Opening Remarks by the President of the Republic of South Africa, H.E. Mr Jacob Zuma during the Official Lunch hosted by the President of the Russian Federation, H.E. Mr. Dimitri Medvedev, 5 August 2010, 15:00, Kremlin, Moscow, Russian Federation

Mr President,

At the outset, please accept the heart-felt condolences of my delegation, the Government and peoples of South Africa on the tragic loss of life and property brought about by the fires and drought that are ravaging your country.

Mr President,

The Russian Federation and the former Soviet Union’s role in the South African liberation struggle is remembered with appreciation. I bring with me the gratitude of the peoples of South Africa for your solidarity during the dark days of Apartheid and for your support of the liberation struggle. During that terrible time, many a South African exile was welcomed by the Russian people, thus making Russia a home away from home and many cadres were trained here. Indeed, the remains of some of our heroes are still here. Tomorrow I will be visiting the graves of J.B. Marks, Moses Kotane and Ivon Jones at the Novodeviche Cemetery in Moscow.

This meeting is indeed a meeting between old friends – friends united still by their determination to create a better life for their citizens and a more just world. It provides an opportunity for the two countries to build on historical ties and take this partnership, consolidated by the 2006 Friendship and Cooperation Treaty and the Protocol on Political Consultations, to an even higher level. The fact that I am accompanied by 11 Cabinet Ministers and such a large business delegation, is testimony to South Africa’s commitment to consolidate and enhance bilateral relations with Russia.

Mr President,

Today we agreed to elevate this partnership to a new level (options: a Presidential Summit level/ a Bi-National Commission). The elevation of this friendship builds not only on historical ties, but also on key existing partnerships including:

  • The Inter-Governmental Commission on Trade and Economic Cooperation (ITEC),
  • The Joint Inter-Governmental Commission on Military-Technical Cooperation,
  • The Joint Commission on Science and Technological Cooperation, and
  • The Joint Coordinating Committee on Energy.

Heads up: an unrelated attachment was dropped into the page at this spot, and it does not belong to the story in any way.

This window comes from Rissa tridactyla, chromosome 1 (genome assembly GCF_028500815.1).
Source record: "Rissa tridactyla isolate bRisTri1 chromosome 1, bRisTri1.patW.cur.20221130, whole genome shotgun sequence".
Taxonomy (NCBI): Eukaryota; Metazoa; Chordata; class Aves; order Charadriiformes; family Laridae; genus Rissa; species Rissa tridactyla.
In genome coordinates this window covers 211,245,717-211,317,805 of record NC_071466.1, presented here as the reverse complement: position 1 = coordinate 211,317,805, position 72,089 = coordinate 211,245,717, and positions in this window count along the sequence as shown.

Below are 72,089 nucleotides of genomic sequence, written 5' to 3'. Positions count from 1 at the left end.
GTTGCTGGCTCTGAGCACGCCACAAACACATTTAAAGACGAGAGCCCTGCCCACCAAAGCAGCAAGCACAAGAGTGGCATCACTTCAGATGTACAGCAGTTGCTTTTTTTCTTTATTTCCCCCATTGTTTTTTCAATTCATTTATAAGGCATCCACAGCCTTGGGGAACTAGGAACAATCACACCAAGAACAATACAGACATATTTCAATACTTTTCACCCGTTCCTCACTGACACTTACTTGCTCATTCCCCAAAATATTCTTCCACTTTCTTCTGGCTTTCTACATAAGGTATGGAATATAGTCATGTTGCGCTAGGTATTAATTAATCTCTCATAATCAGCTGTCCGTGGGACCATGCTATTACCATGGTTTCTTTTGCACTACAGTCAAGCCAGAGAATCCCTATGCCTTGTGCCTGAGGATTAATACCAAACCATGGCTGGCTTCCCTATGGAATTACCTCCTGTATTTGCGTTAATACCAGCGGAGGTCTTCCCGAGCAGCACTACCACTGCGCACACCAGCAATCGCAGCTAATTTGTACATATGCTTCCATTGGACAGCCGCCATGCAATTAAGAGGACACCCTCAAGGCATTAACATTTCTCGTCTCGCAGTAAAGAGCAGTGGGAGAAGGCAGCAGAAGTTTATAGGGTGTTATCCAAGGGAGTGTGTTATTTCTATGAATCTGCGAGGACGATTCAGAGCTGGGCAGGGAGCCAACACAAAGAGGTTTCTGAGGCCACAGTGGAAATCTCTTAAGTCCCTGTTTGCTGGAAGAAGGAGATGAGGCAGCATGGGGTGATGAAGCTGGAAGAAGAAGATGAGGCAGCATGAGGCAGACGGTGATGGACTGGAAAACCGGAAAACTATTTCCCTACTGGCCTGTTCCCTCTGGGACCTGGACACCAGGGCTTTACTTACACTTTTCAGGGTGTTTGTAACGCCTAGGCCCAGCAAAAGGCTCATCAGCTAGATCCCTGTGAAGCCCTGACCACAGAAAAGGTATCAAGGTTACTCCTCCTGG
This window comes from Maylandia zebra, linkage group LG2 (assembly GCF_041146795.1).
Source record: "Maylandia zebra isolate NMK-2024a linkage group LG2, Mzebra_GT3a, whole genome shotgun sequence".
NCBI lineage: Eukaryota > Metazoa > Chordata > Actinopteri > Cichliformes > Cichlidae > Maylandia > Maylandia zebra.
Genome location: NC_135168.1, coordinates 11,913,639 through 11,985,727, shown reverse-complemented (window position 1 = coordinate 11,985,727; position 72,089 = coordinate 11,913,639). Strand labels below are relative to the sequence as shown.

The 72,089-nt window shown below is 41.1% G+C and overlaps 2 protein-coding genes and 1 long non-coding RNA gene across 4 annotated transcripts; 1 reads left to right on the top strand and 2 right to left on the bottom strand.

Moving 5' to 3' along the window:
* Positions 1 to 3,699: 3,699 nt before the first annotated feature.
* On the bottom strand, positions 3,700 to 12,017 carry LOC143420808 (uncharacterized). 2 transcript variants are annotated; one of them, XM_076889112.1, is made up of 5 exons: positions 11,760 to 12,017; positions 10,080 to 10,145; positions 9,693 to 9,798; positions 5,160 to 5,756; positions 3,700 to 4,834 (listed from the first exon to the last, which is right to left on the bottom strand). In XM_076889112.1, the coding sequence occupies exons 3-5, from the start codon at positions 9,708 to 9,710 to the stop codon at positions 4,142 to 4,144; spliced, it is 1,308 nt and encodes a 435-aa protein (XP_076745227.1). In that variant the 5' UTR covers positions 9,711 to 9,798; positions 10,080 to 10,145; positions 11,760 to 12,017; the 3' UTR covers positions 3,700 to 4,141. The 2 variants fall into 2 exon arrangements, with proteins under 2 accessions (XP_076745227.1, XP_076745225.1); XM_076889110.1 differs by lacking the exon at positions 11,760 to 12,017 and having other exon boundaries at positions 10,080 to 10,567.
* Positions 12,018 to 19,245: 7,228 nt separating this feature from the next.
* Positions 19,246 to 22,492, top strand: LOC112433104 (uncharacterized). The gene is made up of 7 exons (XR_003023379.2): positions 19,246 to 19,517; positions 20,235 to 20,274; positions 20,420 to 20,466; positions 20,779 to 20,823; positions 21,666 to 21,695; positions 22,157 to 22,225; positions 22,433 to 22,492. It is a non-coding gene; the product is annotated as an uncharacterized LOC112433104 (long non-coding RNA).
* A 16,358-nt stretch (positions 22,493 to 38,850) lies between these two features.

An concrete example flowing from these partnerships is the launch of the South African satellite, SumbandilaSAT, in September 2009.
We are also taking this friendship further through the signing four new documents:

  • The Agreement on the Waiver of Visa Requirements for Holders of Diplomatic and Official or Service Passports,
  • The Agreement on Cooperation in the Field of Plant Quarantine,
  • A Memorandum of Understanding between the South African Space Agency and the Russian Federal Space Agency on Cooperation in the Field of Earth Observation, and
  • A Contract of Cooperation in the Supply of Nuclear Fuel.

My Ministers inform me that there has been good progress in the Ministerial-level consultations and in the ITEC and we have great expectations from the ongoing Business Forum, which brings over a 100 South African business leaders to Russia. Under the guidance of its new South African Co-Chair, Mr Robert Gumede, we trust that the activities of the South Africa-Russia Business Council will also go from strength to strength. The Business Council has an important role to play in identifying potential obstacles and barriers to bilateral trade and pre-empting trade disputes (option: “such as the anti-dumping measures imposed against Columbus Steel”).

Mr President,

South Africa also regards Russia as a true partner in the multilateral arena and the two countries have a proud track record of working together, in partnership with other-like minded countries, to advance a range of objectives, such as promoting peace and security in African, climate change and implementation of the Millennium Development Goals and NEPAD. We share a common perspective that the international political and financial architecture should be reformed to more accurately reflect contemporary global realities. In particular, there is a need to urgently address power imbalances in the United Nations Security Council and to implement commitments made in the G8 and G20 context.

Our continent’s international profile has been greatly enhanced by the successful hosting of the 2010 FIFA World Cup by South Africa. This event has not only contributed towards ending Afro-pessimism, but also left a legacy of nation-building in South Africa, as well as valuable infrastructure and employment opportunities.
We wish Russia an equally successful Winter Olympics in 2014 and are confident that your bid to host the 2018 or 2022 FIFA World Cup will be met with success. South Africa stands ready to share our experience with you in hosting such a prestige event.

Mr President,  

In conclusion, I would like to thank you for the friendly hospitality you have extended to me and my delegation. We look forward to extending a warm African welcome to you in the near future.

Please join me in a toast to President Medvedev, the Government and the peoples of the Russian Federation.

Nastarovia!

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